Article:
In Kingfizzer: The Rise and Fall of Vijay Mallya, Kingshuk Nag tries to shed light on Mallya’s personality and the role it played in his decline.
The status of cases against the likes of Vijay Mallya, arms dealer Sanjay Bhandari and former IPL chief Lalit Modi is the same as theirs – lost in transit.
The 61-year-old tycoon is sought by Indian authorities for allegedly defaulting on several bank loans amounting to nearly Rs 9,000 crore.
PricewaterhouseCoopers, convicted in the Rs 7,000 crore Satyam scam, had also audited accounts of Vijay Mallya’s firm and the Global Trust Bank, which collapsed.
State Bank of India, the biggest lender to the airlines, has pegged its losses at Rs 900 crore, however, the actual losses may be even higher than these estimates.
The UK’s Crown Prosecution Services will be arguing on behalf of the Indian authorities when Mallya’s extradition is heard in London on June 13.
The apex court will mete out the punishment for Mallya’s contempt of court as well as his violation of the orders of Karnataka high court on that date.
Mallya transferred $40 million to his children’s accounts in violation of court orders.
Vijay Mallya, who owes banks Rs 9,000 crore, has been living in Britain since 2016 and was arrested by Scotland Yard last month on India’s extradition request.
While 62 fugitives were extradited between 2002 and 2016, 110 fugitives are yet to be extradited although India has made formal requests.
In the thirty-eighth episode of Jan Gan Man Ki Baat, Vinod Dua discusses the reopening of criminal conspiracy charges against L.K. Advani, Murli Manohar Joshi, Uma Bharti and others, and also explains why Vijay Mallya’s arrest and subsequent release is no cause for celebration.
Founding editor of The Wire M.K. Venu interviews Ashish Khetan, senior spokesperson of Aam Aadmi Party and chairman of the Dialogue and Development Commission of Delhi about Vijay Mallya’s arrest and the fight against corruption in big business.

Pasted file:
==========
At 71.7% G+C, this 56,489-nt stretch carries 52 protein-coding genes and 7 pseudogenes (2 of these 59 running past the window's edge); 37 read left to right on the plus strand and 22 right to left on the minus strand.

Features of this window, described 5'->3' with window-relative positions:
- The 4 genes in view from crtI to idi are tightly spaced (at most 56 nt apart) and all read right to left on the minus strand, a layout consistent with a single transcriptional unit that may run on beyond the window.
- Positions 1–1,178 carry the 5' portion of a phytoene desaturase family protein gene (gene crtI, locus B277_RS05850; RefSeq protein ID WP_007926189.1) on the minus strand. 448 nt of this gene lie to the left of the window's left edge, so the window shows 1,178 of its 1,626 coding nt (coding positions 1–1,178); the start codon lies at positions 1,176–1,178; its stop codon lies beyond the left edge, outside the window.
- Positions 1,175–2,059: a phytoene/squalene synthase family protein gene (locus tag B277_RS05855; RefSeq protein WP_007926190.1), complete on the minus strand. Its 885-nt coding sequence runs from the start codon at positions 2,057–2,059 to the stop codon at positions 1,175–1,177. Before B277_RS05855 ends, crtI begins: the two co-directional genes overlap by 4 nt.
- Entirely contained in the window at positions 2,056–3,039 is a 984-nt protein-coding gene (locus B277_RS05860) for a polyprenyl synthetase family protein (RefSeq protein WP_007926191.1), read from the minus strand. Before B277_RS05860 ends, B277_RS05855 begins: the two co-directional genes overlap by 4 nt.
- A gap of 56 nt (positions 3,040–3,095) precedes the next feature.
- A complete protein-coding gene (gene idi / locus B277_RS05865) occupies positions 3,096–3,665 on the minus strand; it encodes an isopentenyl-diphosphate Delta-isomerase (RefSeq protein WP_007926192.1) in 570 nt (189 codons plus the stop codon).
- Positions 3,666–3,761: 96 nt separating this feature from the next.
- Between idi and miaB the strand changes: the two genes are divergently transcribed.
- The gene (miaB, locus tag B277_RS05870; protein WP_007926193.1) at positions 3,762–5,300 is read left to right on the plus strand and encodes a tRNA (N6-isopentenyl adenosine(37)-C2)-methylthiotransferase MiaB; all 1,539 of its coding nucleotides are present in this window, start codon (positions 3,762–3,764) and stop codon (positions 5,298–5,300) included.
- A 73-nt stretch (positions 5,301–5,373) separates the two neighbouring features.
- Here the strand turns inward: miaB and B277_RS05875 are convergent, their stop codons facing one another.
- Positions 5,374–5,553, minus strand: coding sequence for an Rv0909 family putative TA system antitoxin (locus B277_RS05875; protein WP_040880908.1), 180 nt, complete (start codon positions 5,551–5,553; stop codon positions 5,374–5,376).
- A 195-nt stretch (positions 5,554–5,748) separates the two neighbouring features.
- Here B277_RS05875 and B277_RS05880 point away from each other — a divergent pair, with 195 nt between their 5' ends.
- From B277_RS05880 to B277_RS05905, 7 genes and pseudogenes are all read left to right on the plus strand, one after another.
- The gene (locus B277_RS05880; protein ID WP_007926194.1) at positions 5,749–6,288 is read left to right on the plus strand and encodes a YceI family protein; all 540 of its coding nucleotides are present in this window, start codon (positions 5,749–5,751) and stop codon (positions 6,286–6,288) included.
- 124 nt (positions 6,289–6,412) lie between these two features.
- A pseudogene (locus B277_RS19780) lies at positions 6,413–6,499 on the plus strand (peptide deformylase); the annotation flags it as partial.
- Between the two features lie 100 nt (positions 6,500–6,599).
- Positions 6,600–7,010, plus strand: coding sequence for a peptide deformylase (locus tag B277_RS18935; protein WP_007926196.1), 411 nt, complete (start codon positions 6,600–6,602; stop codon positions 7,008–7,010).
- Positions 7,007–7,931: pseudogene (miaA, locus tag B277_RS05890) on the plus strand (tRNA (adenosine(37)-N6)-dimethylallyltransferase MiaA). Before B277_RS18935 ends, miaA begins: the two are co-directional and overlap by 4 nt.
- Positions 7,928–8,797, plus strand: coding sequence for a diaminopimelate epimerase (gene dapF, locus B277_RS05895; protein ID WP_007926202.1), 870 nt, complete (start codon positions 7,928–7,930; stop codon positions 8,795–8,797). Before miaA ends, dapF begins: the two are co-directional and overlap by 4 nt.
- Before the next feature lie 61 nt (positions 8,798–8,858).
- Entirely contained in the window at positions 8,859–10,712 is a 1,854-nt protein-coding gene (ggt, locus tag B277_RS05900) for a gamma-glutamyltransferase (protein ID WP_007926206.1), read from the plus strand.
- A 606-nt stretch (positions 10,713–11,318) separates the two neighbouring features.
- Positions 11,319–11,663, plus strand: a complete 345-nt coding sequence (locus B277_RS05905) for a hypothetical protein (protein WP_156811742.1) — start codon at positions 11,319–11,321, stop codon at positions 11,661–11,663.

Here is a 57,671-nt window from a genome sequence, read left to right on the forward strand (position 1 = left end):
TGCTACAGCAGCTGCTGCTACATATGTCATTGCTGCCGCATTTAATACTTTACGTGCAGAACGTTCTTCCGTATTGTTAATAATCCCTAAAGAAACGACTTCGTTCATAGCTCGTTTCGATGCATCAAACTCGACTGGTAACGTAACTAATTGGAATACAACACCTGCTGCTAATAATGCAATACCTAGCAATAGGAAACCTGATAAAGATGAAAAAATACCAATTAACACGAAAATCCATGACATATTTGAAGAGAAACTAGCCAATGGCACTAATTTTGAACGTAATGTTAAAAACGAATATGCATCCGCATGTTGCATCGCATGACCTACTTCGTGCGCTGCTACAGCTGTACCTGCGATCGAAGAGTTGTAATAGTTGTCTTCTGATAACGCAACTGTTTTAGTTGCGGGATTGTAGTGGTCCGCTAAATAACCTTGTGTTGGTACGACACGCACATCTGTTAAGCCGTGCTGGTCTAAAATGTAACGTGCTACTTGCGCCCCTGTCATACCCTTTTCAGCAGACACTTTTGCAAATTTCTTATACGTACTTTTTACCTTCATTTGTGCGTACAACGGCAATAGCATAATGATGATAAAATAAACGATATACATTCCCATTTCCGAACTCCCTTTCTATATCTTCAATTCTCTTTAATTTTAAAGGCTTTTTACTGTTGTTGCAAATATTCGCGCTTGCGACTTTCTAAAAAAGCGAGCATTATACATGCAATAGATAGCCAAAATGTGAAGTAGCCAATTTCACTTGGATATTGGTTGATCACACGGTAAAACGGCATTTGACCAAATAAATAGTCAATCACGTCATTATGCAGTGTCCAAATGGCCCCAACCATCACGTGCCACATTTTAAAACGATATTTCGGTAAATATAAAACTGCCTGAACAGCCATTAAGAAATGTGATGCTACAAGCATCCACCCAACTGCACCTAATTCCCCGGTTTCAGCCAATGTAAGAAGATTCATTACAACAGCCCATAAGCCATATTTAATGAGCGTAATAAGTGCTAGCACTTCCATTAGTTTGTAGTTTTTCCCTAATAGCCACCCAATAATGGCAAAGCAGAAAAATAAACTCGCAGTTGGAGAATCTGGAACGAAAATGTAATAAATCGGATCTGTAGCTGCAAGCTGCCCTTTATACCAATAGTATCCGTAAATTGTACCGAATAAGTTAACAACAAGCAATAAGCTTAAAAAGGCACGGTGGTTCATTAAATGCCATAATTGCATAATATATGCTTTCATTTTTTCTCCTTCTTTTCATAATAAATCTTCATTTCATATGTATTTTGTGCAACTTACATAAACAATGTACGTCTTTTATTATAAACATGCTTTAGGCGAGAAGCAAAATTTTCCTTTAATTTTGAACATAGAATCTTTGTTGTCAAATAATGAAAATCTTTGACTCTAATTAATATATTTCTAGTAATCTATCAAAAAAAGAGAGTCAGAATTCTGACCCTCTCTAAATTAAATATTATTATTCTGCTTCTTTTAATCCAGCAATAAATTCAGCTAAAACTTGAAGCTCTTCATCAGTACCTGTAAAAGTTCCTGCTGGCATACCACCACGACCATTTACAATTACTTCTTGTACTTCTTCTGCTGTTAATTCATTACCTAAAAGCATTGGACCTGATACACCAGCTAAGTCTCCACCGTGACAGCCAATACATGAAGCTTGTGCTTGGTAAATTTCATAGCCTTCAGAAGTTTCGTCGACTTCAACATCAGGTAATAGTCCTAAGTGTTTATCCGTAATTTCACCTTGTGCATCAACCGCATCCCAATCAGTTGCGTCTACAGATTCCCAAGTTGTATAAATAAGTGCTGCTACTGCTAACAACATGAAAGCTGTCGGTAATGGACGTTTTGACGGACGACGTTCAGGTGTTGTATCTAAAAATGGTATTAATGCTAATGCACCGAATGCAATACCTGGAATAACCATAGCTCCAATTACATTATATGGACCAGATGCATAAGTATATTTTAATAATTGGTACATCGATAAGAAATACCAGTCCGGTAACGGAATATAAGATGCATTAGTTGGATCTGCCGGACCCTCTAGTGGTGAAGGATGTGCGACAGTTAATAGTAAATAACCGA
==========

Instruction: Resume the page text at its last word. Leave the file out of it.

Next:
The extradition process of the liquor baron from the UK, who owes Indian banks over Rs 9,000 crore, will begin now that he has been produced in a UK court and granted bail.
The extradition request has been certified by Britain’s secretary of state and will not be sent to a district judge for consideration.
Black money may be funnelled away in tax havens, but it is all controlled out of London, where Indian and other billionaires are happy to be based.
In the seventh episode of Jan Ki Baat, Vinod Dua talks about nepotism in politics and the cases of Vijay Mallya and arms dealer Sanjay Bhandari absconding abroad.
Mallya, whose now-defunct Kingfisher Airlines owes more than Rs 9,000 crore to various banks, had fled from India on March 2, 2016.
Dealing with demonetisation aftereffects requires a fiscal and monetary boost, but the government appears to be in no mood to deliver it, for obvious reasons – the fiscal cushion that Narendra Modi’s brainwave was supposed to provide never materialised.
The minister of state for finance said that a complaint has been lodged.
Our top ten list of those who got away this year.